The exec() system call

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The exec() system call

After a successful fork() the child process will start to execute the command typed by the user, in our case the a.out file. This execution is started by the exec system call. The job of the system call is to overlay the calling process’ address space with the executable image and give control to it. The exec() syscall does the following functions:

  • The files shared by the parent and child processes are unshared, a new unknown executable shouldn’t be sharing files with the shell
  • The executable file is opened and checked for permissions whether the new file has executable and open permission for the current user.
  • The total number of arguments passed to the file is checked for exceeding the maximum argument limit.
  • If the file is satisfies all the previous checks, the ELF header of the executable is checked for the binary loader program name, this will be discussed in the next section.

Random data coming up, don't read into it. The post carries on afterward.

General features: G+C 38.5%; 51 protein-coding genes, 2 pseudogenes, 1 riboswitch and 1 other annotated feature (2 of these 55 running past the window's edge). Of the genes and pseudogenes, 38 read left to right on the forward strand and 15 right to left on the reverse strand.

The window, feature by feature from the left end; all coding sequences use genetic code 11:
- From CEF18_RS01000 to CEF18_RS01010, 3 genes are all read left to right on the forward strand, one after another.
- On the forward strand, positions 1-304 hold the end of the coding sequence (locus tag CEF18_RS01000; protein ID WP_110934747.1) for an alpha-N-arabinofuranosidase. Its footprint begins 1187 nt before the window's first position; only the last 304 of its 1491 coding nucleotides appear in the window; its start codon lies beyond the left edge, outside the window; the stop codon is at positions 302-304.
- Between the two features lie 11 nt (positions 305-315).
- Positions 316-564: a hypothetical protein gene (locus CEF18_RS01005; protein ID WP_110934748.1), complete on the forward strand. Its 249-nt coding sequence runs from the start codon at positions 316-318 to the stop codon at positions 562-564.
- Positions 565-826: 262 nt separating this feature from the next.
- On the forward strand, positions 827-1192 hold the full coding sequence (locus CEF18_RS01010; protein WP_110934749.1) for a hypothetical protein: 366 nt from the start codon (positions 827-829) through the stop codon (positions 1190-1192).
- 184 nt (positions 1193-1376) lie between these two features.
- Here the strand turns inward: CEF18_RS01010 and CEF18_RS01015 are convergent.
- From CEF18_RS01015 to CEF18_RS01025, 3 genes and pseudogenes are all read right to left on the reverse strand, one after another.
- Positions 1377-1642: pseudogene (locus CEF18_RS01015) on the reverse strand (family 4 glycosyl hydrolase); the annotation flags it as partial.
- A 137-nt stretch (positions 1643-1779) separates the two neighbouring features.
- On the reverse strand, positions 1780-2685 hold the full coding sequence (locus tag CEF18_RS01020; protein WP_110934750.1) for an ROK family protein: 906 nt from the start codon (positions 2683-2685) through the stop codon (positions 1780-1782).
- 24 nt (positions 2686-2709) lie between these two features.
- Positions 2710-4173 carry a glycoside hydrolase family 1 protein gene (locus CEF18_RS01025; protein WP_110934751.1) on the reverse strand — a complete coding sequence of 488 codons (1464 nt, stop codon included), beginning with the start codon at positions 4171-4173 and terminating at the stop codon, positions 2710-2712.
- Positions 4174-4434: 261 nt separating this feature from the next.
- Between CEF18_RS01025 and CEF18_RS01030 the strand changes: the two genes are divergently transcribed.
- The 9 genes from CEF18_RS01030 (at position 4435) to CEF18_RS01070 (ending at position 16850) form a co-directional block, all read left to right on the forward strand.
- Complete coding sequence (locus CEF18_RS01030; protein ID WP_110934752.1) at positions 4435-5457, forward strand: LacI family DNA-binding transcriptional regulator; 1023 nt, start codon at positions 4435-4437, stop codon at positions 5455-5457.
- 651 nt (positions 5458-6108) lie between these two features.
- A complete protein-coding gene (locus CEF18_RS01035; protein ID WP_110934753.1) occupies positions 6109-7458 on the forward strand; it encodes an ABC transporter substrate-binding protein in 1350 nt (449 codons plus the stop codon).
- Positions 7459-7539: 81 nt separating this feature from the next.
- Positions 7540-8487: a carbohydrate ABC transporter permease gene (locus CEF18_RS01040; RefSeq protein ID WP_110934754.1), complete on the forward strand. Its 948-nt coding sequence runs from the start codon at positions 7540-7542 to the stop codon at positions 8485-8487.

• The file is memory mapped in the address space of the current process and the new code is scheduled to execute.

So far we came to an understanding that the new process that was created using fork will now be replaced with the new image, this means that same PID will have different images at different instances. This can be easily found by introducing a small delay in the shell simulator (see below). In our sample program given in previous article on process, inserting a delay would stop our process from completing quickly, so we can observe the change using ps.

$ ./shell-exec ./a.out &
$ ps             # executing immediately
  PID TTY          TIME CMD
 3939 pts/3    00:00:03 bash
24893 pts/3    00:00:00 shell-exec
24896 pts/3    00:00:00 shell-exec
24985 pts/3    00:00:00 ps
$ ps             # After 5 seconds
  PID TTY          TIME CMD
 3939 pts/3    00:00:03 bash
24896 pts/3    00:00:00 a.out
24998 pts/3    00:00:00 ps

We have come so far knowing that the new program image replaces the new child process’ address space, without telling what an address space is. Every process in Linux is given a range of virtual addresses 1 on which a process can act. The program is also split into different sections to simplify some use cases and for security.

  1. For now just knowing that virtual address are not physical addresses and they are also not one-to-one mapped with the physical memory should suffice. Virtual memory will be covered later.